While American social media burns with earnest concern (from 5,000 miles away) about the girls kidnapped by Islamic performance-art troupe Boko Haram, we often forget that Africa’s most populous country is a perennial gold mine of psychedelically odd news stories.
1. Killer Phone Calls
For at least a decade now, Nigeria has been subject to outbreaks of mass hysteria hinging around the idea that answering a phone call can kill you if it originates from a “killer number.” The Nigerian Communications Commission has attempted to assure the public that such fears are unfounded and that “only very gullible people” would swallow such rumors.
2. Penis Panics
A phenomenon referred to in the Diagnostic and Statistical Manual of Psychiatry called “Koro” has been documented across the globe and throughout history. Koro is the irrational and possibly psychotic fear that someone’s penis will suddenly shrink and disappear. Nigerians add the intriguing plot twist that penises can actually be stolen by witches and sorcerers. Koro panics emerged in Nigeria from 1975 to 1977 and again in the 1990s. In the month of April 2001 alone, “mobs in Nigeria lynched at least twelve suspected penis thieves.”
3. Child Witches
Tens of thousands of Nigerian children, especially those with perceptible disabilities, are routinely branded as witches and tortured as a result. Such torture can involve having acid thrown in their faces, being thrown into fires, poisoned, hacked with machetes, drowned, buried alive, and having nails driven into their skulls. Sometimes religious leaders attempt to exorcise them, often for a specified fee; in other cases, they are murdered.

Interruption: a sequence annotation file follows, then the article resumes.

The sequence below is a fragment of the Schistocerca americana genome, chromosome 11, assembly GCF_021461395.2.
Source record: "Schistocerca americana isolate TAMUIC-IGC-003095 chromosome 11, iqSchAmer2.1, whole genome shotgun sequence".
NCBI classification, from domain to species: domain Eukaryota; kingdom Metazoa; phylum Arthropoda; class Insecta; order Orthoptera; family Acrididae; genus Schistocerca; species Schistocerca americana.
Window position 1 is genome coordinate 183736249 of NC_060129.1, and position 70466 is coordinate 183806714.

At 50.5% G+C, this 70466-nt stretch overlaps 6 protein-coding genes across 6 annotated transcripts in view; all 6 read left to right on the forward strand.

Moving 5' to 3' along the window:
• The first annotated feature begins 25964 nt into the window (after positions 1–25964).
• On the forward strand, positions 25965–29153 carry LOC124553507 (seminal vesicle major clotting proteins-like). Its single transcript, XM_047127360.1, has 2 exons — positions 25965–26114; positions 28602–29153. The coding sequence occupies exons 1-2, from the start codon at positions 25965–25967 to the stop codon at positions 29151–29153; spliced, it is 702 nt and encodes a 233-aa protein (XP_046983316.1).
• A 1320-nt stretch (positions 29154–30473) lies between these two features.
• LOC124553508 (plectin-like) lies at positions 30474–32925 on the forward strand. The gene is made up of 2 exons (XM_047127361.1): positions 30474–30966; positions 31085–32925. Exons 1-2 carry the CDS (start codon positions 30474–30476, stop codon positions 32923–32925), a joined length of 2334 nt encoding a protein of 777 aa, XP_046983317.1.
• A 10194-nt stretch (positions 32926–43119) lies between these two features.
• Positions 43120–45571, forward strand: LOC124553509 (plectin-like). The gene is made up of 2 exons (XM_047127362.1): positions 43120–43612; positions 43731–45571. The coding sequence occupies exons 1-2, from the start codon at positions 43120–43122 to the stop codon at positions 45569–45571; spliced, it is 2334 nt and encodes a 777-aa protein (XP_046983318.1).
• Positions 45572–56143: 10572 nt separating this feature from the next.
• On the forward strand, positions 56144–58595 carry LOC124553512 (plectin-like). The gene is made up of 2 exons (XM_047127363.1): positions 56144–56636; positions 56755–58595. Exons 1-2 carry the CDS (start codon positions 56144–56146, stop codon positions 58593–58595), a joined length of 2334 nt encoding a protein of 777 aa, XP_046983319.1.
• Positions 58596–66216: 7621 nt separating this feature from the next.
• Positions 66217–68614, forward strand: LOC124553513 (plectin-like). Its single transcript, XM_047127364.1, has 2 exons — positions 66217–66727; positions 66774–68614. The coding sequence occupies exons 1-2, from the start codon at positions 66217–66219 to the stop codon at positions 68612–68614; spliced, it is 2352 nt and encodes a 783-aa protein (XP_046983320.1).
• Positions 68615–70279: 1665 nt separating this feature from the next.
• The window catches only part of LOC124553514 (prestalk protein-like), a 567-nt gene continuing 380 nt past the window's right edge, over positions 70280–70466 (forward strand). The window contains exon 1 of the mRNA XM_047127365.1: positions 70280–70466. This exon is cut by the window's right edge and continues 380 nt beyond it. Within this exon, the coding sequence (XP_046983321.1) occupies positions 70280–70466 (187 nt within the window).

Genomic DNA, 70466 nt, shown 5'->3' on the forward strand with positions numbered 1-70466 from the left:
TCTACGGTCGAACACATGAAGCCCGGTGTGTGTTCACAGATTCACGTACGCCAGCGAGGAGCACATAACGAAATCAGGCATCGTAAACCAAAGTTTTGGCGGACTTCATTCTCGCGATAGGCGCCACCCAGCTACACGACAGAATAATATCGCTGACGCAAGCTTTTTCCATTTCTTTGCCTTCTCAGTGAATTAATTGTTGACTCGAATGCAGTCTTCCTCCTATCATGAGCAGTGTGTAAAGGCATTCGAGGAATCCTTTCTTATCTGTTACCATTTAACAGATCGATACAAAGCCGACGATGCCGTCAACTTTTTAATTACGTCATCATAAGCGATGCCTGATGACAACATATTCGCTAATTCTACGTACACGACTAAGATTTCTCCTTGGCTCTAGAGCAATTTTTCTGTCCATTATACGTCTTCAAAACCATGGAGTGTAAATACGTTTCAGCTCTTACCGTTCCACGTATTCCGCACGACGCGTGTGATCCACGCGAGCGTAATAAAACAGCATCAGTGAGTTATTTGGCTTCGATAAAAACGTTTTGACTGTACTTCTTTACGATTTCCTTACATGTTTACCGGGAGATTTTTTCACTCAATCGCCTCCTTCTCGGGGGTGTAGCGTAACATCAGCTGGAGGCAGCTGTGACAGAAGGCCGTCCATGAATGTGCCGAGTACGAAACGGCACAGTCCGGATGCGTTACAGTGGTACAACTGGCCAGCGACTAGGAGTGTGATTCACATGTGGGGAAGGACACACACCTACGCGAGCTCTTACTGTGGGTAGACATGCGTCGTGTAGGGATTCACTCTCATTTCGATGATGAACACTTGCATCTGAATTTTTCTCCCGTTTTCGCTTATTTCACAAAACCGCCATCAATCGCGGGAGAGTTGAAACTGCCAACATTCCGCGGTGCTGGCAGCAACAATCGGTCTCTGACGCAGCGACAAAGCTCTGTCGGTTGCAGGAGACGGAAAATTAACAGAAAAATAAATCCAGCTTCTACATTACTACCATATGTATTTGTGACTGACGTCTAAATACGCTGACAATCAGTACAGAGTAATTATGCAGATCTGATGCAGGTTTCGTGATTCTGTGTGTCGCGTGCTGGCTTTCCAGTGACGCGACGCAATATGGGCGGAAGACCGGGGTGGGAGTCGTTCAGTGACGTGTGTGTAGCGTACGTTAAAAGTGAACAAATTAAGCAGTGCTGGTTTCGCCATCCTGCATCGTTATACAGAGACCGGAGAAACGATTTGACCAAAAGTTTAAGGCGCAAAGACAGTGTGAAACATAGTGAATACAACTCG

4. The Car Thief Who Transformed Into A Goat
In a 2009 case that allegedly occurred in Nigeria’s capital city of Lagos, a mob chased two suspected car thieves, when suddenly before their very eyes, one of them metamorphosed into a goat. Police allegedly apprehended the goat, showed it to journalists, and published a picture of it.
5. The Man Who Carried More Than 70 Dead Babies In Bags
A 2010 story from Lagos claims that a hospital worker en route to a local cemetery was nabbed carrying bags containing the corpses of over 70 dead babies. Although hospital officials conceded that this was an embarrassment, the public was reassured that at least the man did not intend to sell the baby corpses nor use them in any magical rituals.